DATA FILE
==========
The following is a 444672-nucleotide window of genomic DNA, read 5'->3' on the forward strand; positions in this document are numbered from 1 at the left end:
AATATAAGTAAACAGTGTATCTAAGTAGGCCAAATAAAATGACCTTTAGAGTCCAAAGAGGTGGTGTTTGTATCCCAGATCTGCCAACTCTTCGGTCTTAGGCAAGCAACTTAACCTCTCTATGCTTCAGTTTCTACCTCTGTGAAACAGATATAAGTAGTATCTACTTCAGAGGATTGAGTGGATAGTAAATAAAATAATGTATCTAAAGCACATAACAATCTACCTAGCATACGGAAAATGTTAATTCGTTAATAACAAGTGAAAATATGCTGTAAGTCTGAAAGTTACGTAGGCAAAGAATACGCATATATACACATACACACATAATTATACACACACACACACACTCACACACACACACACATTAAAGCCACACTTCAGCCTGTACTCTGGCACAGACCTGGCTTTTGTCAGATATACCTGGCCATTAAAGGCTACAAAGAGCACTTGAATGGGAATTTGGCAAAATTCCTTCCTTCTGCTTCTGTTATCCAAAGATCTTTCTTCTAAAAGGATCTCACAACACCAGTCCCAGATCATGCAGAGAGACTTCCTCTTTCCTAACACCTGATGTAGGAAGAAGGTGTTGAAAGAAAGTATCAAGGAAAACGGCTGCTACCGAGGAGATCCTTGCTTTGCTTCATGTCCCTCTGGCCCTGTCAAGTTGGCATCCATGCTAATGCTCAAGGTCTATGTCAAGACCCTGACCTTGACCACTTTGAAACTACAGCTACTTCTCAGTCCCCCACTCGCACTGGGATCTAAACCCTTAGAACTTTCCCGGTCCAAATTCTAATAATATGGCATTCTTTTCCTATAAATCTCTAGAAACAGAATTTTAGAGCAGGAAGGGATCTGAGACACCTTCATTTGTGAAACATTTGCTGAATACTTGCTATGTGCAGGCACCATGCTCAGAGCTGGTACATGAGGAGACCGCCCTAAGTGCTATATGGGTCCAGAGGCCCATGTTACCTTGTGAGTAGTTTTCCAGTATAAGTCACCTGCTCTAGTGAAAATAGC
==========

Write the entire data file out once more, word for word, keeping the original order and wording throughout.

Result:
The following is a 444672-nucleotide window of genomic DNA, read 5'->3' on the forward strand; positions in this document are numbered from 1 at the left end:
AATATAAGTAAACAGTGTATCTAAGTAGGCCAAATAAAATGACCTTTAGAGTCCAAAGAGGTGGTGTTTGTATCCCAGATCTGCCAACTCTTCGGTCTTAGGCAAGCAACTTAACCTCTCTATGCTTCAGTTTCTACCTCTGTGAAACAGATATAAGTAGTATCTACTTCAGAGGATTGAGTGGATAGTAAATAAAATAATGTATCTAAAGCACATAACAATCTACCTAGCATACGGAAAATGTTAATTCGTTAATAACAAGTGAAAATATGCTGTAAGTCTGAAAGTTACGTAGGCAAAGAATACGCATATATACACATACACACATAATTATACACACACACACACACTCACACACACACACACATTAAAGCCACACTTCAGCCTGTACTCTGGCACAGACCTGGCTTTTGTCAGATATACCTGGCCATTAAAGGCTACAAAGAGCACTTGAATGGGAATTTGGCAAAATTCCTTCCTTCTGCTTCTGTTATCCAAAGATCTTTCTTCTAAAAGGATCTCACAACACCAGTCCCAGATCATGCAGAGAGACTTCCTCTTTCCTAACACCTGATGTAGGAAGAAGGTGTTGAAAGAAAGTATCAAGGAAAACGGCTGCTACCGAGGAGATCCTTGCTTTGCTTCATGTCCCTCTGGCCCTGTCAAGTTGGCATCCATGCTAATGCTCAAGGTCTATGTCAAGACCCTGACCTTGACCACTTTGAAACTACAGCTACTTCTCAGTCCCCCACTCGCACTGGGATCTAAACCCTTAGAACTTTCCCGGTCCAAATTCTAATAATATGGCATTCTTTTCCTATAAATCTCTAGAAACAGAATTTTAGAGCAGGAAGGGATCTGAGACACCTTCATTTGTGAAACATTTGCTGAATACTTGCTATGTGCAGGCACCATGCTCAGAGCTGGTACATGAGGAGACCGCCCTAAGTGCTATATGGGTCCAGAGGCCCATGTTACCTTGTGAGTAGTTTTCCAGTATAAGTCACCTGCTCTAGTGAAAATAGC